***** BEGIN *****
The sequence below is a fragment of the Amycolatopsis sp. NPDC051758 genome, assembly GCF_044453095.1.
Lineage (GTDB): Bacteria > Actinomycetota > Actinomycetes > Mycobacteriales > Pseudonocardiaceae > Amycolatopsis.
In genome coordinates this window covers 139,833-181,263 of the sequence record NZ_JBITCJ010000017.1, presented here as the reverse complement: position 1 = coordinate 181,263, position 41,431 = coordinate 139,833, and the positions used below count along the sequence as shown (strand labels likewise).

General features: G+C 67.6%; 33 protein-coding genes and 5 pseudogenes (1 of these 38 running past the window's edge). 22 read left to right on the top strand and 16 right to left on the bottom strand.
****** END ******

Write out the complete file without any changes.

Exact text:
The sequence below is a fragment of the Amycolatopsis sp. NPDC051758 genome, assembly GCF_044453095.1.
Lineage (GTDB): Bacteria > Actinomycetota > Actinomycetes > Mycobacteriales > Pseudonocardiaceae > Amycolatopsis.
In genome coordinates this window covers 139,833-181,263 of the sequence record NZ_JBITCJ010000017.1, presented here as the reverse complement: position 1 = coordinate 181,263, position 41,431 = coordinate 139,833, and the positions used below count along the sequence as shown (strand labels likewise).

General features: G+C 67.6%; 33 protein-coding genes and 5 pseudogenes (1 of these 38 running past the window's edge). 22 read left to right on the top strand and 16 right to left on the bottom strand.